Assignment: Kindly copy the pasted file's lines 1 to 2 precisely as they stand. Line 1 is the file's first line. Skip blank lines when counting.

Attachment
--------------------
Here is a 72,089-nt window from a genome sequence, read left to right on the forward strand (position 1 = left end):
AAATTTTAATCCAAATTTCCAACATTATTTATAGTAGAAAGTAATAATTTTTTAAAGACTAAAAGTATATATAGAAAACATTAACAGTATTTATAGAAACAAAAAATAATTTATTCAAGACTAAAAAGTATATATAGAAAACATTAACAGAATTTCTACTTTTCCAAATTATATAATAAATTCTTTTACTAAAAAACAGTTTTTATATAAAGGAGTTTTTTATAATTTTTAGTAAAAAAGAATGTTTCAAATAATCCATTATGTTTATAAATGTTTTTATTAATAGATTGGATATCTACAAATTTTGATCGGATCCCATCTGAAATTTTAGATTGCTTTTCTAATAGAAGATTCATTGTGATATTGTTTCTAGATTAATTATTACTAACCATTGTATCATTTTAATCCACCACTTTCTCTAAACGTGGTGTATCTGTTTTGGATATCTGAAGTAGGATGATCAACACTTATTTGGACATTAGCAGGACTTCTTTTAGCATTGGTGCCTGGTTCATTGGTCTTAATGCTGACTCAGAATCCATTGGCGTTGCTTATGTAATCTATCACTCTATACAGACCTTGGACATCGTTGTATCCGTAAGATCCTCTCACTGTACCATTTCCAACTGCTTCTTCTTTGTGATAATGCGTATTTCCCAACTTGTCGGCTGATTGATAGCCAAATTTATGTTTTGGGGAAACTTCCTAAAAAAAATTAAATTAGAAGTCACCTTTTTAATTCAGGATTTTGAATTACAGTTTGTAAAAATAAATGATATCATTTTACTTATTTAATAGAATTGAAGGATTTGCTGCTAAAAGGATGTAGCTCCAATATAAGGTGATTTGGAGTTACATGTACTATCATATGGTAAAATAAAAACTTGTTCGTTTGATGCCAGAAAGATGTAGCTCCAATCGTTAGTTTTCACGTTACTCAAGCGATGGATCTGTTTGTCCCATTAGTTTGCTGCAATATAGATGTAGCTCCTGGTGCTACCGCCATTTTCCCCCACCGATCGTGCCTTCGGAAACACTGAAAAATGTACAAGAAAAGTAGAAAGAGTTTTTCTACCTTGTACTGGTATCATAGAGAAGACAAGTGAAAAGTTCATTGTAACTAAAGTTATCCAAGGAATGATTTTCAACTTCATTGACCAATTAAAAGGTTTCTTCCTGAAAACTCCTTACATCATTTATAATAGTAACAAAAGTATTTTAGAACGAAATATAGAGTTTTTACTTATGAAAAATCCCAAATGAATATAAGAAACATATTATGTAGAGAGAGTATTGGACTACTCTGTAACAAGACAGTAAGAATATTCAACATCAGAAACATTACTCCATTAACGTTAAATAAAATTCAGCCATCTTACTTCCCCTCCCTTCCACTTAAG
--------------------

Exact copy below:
Here is a 72,089-nt window from a genome sequence, read left to right on the forward strand (position 1 = left end):
AAATTTTAATCCAAATTTCCAACATTATTTATAGTAGAAAGTAATAATTTTTTAAAGACTAAAAGTATATATAGAAAACATTAACAGTATTTATAGAAACAAAAAATAATTTATTCAAGACTAAAAAGTATATATAGAAAACATTAACAGAATTTCTACTTTTCCAAATTATATAATAAATTCTTTTACTAAAAAACAGTTTTTATATAAAGGAGTTTTTTATAATTTTTAGTAAAAAAGAATGTTTCAAATAATCCATTATGTTTATAAATGTTTTTATTAATAGATTGGATATCTACAAATTTTGATCGGATCCCATCTGAAATTTTAGATTGCTTTTCTAATAGAAGATTCATTGTGATATTGTTTCTAGATTAATTATTACTAACCATTGTATCATTTTAATCCACCACTTTCTCTAAACGTGGTGTATCTGTTTTGGATATCTGAAGTAGGATGATCAACACTTATTTGGACATTAGCAGGACTTCTTTTAGCATTGGTGCCTGGTTCATTGGTCTTAATGCTGACTCAGAATCCATTGGCGTTGCTTATGTAATCTATCACTCTATACAGACCTTGGACATCGTTGTATCCGTAAGATCCTCTCACTGTACCATTTCCAACTGCTTCTTCTTTGTGATAATGCGTATTTCCCAACTTGTCGGCTGATTGATAGCCAAATTTATGTTTTGGGGAAACTTCCTAAAAAAAATTAAATTAGAAGTCACCTTTTTAATTCAGGATTTTGAATTACAGTTTGTAAAAATAAATGATATCATTTTACTTATTTAATAGAATTGAAGGATTTGCTGCTAAAAGGATGTAGCTCCAATATAAGGTGATTTGGAGTTACATGTACTATCATATGGTAAAATAAAAACTTGTTCGTTTGATGCCAGAAAGATGTAGCTCCAATCGTTAGTTTTCACGTTACTCAAGCGATGGATCTGTTTGTCCCATTAGTTTGCTGCAATATAGATGTAGCTCCTGGTGCTACCGCCATTTTCCCCCACCGATCGTGCCTTCGGAAACACTGAAAAATGTACAAGAAAAGTAGAAAGAGTTTTTCTACCTTGTACTGGTATCATAGAGAAGACAAGTGAAAAGTTCATTGTAACTAAAGTTATCCAAGGAATGATTTTCAACTTCATTGACCAATTAAAAGGTTTCTTCCTGAAAACTCCTTACATCATTTATAATAGTAACAAAAGTATTTTAGAACGAAATATAGAGTTTTTACTTATGAAAAATCCCAAATGAATATAAGAAACATATTATGTAGAGAGAGTATTGGACTACTCTGTAACAAGACAGTAAGAATATTCAACATCAGAAACATTACTCCATTAACGTTAAATAAAATTCAGCCATCTTACTTCCCCTCCCTTCCACTTAAG